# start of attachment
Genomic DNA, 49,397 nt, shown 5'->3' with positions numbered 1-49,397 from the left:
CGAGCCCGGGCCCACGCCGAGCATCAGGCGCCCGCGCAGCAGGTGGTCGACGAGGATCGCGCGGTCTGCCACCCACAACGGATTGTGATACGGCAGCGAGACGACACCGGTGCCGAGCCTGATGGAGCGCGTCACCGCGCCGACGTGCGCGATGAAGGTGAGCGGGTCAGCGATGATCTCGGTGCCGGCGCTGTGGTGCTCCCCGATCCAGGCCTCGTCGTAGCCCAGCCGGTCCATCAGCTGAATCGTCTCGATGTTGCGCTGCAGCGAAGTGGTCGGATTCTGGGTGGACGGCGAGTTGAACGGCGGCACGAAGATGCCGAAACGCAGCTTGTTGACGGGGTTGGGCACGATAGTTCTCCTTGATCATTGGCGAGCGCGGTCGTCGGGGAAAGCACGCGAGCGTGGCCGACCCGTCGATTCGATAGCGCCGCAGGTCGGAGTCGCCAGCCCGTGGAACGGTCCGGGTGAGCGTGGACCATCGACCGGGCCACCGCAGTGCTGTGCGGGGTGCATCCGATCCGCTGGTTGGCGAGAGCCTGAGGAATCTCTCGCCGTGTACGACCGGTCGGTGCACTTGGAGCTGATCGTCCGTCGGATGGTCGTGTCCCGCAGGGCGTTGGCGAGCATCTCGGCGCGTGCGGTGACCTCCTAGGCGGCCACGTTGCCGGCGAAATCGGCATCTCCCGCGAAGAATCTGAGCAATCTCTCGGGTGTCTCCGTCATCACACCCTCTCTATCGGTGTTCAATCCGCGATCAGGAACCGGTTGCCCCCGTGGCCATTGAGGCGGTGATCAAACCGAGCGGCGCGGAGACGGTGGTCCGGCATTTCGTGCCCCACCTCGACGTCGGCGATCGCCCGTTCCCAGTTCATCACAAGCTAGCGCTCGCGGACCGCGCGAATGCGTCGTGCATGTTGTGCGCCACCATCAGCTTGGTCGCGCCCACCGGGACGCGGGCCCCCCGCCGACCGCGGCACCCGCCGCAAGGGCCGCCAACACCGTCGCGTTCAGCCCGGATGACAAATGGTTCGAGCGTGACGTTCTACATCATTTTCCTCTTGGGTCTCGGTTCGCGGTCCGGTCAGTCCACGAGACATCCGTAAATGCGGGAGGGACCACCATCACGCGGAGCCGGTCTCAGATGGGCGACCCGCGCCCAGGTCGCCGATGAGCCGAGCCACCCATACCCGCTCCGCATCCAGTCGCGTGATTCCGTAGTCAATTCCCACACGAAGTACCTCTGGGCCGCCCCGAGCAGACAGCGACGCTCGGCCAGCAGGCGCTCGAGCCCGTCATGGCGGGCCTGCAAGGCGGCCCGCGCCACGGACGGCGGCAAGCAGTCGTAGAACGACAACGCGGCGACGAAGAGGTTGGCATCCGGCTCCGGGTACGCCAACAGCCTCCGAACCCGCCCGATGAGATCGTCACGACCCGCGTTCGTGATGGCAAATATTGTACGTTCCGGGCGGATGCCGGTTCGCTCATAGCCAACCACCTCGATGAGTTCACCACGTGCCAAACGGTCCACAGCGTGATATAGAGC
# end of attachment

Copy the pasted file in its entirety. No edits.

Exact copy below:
Genomic DNA, 49,397 nt, shown 5'->3' with positions numbered 1-49,397 from the left:
CGAGCCCGGGCCCACGCCGAGCATCAGGCGCCCGCGCAGCAGGTGGTCGACGAGGATCGCGCGGTCTGCCACCCACAACGGATTGTGATACGGCAGCGAGACGACACCGGTGCCGAGCCTGATGGAGCGCGTCACCGCGCCGACGTGCGCGATGAAGGTGAGCGGGTCAGCGATGATCTCGGTGCCGGCGCTGTGGTGCTCCCCGATCCAGGCCTCGTCGTAGCCCAGCCGGTCCATCAGCTGAATCGTCTCGATGTTGCGCTGCAGCGAAGTGGTCGGATTCTGGGTGGACGGCGAGTTGAACGGCGGCACGAAGATGCCGAAACGCAGCTTGTTGACGGGGTTGGGCACGATAGTTCTCCTTGATCATTGGCGAGCGCGGTCGTCGGGGAAAGCACGCGAGCGTGGCCGACCCGTCGATTCGATAGCGCCGCAGGTCGGAGTCGCCAGCCCGTGGAACGGTCCGGGTGAGCGTGGACCATCGACCGGGCCACCGCAGTGCTGTGCGGGGTGCATCCGATCCGCTGGTTGGCGAGAGCCTGAGGAATCTCTCGCCGTGTACGACCGGTCGGTGCACTTGGAGCTGATCGTCCGTCGGATGGTCGTGTCCCGCAGGGCGTTGGCGAGCATCTCGGCGCGTGCGGTGACCTCCTAGGCGGCCACGTTGCCGGCGAAATCGGCATCTCCCGCGAAGAATCTGAGCAATCTCTCGGGTGTCTCCGTCATCACACCCTCTCTATCGGTGTTCAATCCGCGATCAGGAACCGGTTGCCCCCGTGGCCATTGAGGCGGTGATCAAACCGAGCGGCGCGGAGACGGTGGTCCGGCATTTCGTGCCCCACCTCGACGTCGGCGATCGCCCGTTCCCAGTTCATCACAAGCTAGCGCTCGCGGACCGCGCGAATGCGTCGTGCATGTTGTGCGCCACCATCAGCTTGGTCGCGCCCACCGGGACGCGGGCCCCCCGCCGACCGCGGCACCCGCCGCAAGGGCCGCCAACACCGTCGCGTTCAGCCCGGATGACAAATGGTTCGAGCGTGACGTTCTACATCATTTTCCTCTTGGGTCTCGGTTCGCGGTCCGGTCAGTCCACGAGACATCCGTAAATGCGGGAGGGACCACCATCACGCGGAGCCGGTCTCAGATGGGCGACCCGCGCCCAGGTCGCCGATGAGCCGAGCCACCCATACCCGCTCCGCATCCAGTCGCGTGATTCCGTAGTCAATTCCCACACGAAGTACCTCTGGGCCGCCCCGAGCAGACAGCGACGCTCGGCCAGCAGGCGCTCGAGCCCGTCATGGCGGGCCTGCAAGGCGGCCCGCGCCACGGACGGCGGCAAGCAGTCGTAGAACGACAACGCGGCGACGAAGAGGTTGGCATCCGGCTCCGGGTACGCCAACAGCCTCCGAACCCGCCCGATGAGATCGTCACGACCCGCGTTCGTGATGGCAAATATTGTACGTTCCGGGCGGATGCCGGTTCGCTCATAGCCAACCACCTCGATGAGTTCACCACGTGCCAAACGGTCCACAGCGTGATATAGAGC